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After the European Parliament elections - what happens next?

14/06/2019
 
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Over 200 million Europeans voted in the 23-26 May elections, resulting in turnout increasing from 42,61% in 2014 to 51% in 2019. The new legislature will start on 2 July.

Before the first plenary sitting in July, political groups hold their constitutive meetings. A political group must consist of at least 25 MEPs elected in at least one-quarter of the member states (i.e. at least 7). To be officially recognised as of 2 July, political groups have to notify their composition to the President by 1 July.

What are political groups and how are they formed?
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Constituent plenary sitting 2-4 July - Elections

The newly elected MEPs will meet in Parliament’s constituent plenary sitting in Strasbourg from 2 to 4 July to elect their President, 14 Vice-Presidents and five Quaestors.

Parliament will also vote on the numerical composition of Parliament’s standing and sub committees - thereby launching the new legislative term. In the following weeks, the committees will then hold their first meetings to elect their respective Chairs and Vice-Chairs.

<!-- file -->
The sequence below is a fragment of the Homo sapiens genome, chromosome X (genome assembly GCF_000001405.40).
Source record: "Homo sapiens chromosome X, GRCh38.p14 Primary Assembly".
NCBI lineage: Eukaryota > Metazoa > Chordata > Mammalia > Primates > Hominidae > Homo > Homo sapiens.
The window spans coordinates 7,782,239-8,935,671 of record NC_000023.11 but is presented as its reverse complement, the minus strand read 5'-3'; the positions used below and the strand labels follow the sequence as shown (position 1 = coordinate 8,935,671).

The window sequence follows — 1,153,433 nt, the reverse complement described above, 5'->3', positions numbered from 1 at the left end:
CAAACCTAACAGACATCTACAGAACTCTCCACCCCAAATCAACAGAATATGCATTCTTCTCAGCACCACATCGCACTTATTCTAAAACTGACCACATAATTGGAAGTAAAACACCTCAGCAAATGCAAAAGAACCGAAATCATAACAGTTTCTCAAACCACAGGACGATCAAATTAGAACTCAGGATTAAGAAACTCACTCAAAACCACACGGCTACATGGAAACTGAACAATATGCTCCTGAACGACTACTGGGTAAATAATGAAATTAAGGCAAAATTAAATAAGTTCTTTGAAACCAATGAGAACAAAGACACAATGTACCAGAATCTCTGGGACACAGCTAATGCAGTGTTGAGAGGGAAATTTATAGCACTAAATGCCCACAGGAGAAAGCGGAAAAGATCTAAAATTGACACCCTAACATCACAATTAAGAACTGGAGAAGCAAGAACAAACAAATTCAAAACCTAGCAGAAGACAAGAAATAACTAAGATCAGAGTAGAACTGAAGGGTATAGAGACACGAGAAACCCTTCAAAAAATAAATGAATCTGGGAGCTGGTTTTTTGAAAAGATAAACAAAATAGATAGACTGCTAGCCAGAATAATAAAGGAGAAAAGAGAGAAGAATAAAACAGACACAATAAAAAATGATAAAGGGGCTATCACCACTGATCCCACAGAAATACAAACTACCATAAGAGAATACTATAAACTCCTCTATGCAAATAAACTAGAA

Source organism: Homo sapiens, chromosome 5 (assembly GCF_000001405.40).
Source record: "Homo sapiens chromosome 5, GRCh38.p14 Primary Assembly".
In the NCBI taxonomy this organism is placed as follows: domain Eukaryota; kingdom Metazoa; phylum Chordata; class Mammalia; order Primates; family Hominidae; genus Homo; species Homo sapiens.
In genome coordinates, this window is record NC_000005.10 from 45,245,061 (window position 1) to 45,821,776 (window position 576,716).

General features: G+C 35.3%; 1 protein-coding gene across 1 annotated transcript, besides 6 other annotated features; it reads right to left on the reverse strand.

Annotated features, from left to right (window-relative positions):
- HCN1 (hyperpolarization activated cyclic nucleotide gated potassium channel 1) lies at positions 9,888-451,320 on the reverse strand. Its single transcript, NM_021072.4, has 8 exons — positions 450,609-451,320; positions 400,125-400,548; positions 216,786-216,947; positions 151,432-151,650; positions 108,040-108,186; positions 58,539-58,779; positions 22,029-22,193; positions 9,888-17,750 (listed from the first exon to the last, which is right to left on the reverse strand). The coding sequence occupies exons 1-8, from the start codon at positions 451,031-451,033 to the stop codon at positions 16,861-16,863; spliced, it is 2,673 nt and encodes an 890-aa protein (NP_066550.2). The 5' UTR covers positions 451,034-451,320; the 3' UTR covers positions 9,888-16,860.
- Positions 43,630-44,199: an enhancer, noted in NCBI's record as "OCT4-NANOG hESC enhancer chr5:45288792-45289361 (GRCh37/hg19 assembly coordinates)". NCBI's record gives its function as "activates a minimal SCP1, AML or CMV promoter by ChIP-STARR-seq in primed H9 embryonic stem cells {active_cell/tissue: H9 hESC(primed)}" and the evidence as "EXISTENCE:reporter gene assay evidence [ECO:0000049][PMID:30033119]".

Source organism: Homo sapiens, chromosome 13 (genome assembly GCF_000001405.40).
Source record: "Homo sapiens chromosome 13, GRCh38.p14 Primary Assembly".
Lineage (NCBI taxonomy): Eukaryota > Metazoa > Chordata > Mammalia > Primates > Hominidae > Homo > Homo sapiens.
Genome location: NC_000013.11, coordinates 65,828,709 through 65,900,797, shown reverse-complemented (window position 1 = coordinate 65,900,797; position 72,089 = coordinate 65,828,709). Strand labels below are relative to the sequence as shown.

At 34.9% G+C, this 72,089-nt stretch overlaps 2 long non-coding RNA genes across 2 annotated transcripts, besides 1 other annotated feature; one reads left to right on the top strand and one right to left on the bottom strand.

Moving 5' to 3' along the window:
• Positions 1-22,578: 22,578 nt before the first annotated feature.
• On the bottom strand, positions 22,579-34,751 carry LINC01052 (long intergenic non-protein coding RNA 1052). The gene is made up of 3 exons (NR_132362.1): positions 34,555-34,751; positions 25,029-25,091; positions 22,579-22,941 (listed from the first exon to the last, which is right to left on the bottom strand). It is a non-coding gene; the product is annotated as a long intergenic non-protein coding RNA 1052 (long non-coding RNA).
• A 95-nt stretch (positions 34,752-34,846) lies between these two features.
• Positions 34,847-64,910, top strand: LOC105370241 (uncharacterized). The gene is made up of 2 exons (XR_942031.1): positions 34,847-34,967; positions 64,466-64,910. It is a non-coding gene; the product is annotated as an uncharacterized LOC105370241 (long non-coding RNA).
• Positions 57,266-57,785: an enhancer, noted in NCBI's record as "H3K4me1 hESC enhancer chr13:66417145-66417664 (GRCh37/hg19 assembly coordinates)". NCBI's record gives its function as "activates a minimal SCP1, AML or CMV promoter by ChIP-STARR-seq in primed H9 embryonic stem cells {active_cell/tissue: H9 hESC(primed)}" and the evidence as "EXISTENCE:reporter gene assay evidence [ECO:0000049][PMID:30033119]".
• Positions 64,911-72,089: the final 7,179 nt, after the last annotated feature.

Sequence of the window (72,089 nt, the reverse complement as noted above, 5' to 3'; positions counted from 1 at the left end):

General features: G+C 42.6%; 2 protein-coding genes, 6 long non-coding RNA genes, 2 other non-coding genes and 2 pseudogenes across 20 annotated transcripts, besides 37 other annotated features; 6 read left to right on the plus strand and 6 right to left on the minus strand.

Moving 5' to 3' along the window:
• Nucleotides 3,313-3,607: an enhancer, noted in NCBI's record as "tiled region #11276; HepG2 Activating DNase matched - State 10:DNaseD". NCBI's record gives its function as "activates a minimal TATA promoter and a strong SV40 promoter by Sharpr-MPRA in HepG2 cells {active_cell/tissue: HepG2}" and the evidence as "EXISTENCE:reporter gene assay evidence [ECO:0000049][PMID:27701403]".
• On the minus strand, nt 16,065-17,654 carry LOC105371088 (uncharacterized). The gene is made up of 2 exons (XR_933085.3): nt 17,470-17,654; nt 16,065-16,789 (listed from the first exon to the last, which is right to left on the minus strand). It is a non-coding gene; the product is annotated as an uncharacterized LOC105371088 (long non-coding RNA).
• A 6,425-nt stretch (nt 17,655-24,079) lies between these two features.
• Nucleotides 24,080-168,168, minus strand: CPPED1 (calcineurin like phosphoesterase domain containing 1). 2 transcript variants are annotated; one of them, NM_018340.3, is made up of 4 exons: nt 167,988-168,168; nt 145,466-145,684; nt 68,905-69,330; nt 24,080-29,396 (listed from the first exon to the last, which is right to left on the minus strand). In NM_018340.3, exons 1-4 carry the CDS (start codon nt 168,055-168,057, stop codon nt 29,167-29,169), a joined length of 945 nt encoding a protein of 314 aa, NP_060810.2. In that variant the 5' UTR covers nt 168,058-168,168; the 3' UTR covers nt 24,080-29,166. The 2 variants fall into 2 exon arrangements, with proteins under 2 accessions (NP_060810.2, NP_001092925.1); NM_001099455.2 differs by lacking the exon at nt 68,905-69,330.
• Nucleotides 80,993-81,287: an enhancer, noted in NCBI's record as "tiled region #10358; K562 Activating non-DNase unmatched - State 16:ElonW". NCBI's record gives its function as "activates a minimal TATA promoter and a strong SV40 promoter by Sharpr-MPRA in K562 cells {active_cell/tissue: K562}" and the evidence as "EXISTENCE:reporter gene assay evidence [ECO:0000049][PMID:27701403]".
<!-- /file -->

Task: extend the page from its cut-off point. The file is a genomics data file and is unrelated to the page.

How is the President elected?
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Election of the European Commission President

The first opportunity for the European Parliament to elect the Commission President is the July II session (15-18 July). He or she needs absolute majority in Parliament (half of the existing MEPs plus one, i.e. 376). If the candidate does not obtain the required majority, the member states need to propose another candidate within a month's time (European Council acting by qualified majority).

In 2019, European political parties again put forward candidates for Commission president. In a statement on 28 May, the EP’s conference of presidents (EP President plus group leaders) committed to the “lead candidate process, so that the next Commission President has made her/his programme and personality known prior to the elections, and engaged in a European-wide campaign.”

How is the Commission President appointed?
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What about the Commissioners?

The Council, in agreement with the Commission President-elect, adopts a list of candidate commissioners, one for each member state. These Commissioners-designate appear before parliamentary committees in their prospective fields of responsibility (hearings will probably take place in October).

How are the Commissioners appointed?
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Unfinished business

All votes taken by Parliament before the elections remain legally valid for the next Parliament.

As regards legislative business that has not reached the plenary before the elections, the work done (e.g. in committee) during the previous parliamentary term lapses, unless the new Parliament’s Conference of Presidents (EP President and the political group leaders) decides to continue the work already done on those files.

Unfinished business: what happens to legislation that has not been completed by the end of a parliamentary term?
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